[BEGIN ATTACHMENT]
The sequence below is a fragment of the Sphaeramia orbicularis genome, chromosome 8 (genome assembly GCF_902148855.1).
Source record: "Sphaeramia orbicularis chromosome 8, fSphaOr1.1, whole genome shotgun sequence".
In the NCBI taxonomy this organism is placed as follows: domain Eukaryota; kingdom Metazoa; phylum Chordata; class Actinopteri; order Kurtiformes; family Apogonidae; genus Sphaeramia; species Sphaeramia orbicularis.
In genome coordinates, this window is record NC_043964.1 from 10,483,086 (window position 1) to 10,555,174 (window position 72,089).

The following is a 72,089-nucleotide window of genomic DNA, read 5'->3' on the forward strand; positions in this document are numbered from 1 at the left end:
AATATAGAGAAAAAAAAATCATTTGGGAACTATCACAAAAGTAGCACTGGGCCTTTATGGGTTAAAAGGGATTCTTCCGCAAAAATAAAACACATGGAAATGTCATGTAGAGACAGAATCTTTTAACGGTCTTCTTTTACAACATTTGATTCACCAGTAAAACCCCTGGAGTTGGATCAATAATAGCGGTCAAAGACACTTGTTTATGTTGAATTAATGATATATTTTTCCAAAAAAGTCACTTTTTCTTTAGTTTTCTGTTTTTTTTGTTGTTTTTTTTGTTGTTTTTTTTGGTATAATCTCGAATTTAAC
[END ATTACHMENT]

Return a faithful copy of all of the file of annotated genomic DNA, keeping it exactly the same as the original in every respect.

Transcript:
The sequence below is a fragment of the Sphaeramia orbicularis genome, chromosome 8 (genome assembly GCF_902148855.1).
Source record: "Sphaeramia orbicularis chromosome 8, fSphaOr1.1, whole genome shotgun sequence".
In the NCBI taxonomy this organism is placed as follows: domain Eukaryota; kingdom Metazoa; phylum Chordata; class Actinopteri; order Kurtiformes; family Apogonidae; genus Sphaeramia; species Sphaeramia orbicularis.
In genome coordinates, this window is record NC_043964.1 from 10,483,086 (window position 1) to 10,555,174 (window position 72,089).

The following is a 72,089-nucleotide window of genomic DNA, read 5'->3' on the forward strand; positions in this document are numbered from 1 at the left end:
AATATAGAGAAAAAAAAATCATTTGGGAACTATCACAAAAGTAGCACTGGGCCTTTATGGGTTAAAAGGGATTCTTCCGCAAAAATAAAACACATGGAAATGTCATGTAGAGACAGAATCTTTTAACGGTCTTCTTTTACAACATTTGATTCACCAGTAAAACCCCTGGAGTTGGATCAATAATAGCGGTCAAAGACACTTGTTTATGTTGAATTAATGATATATTTTTCCAAAAAAGTCACTTTTTCTTTAGTTTTCTGTTTTTTTTGTTGTTTTTTTTGTTGTTTTTTTTGGTATAATCTCGAATTTAAC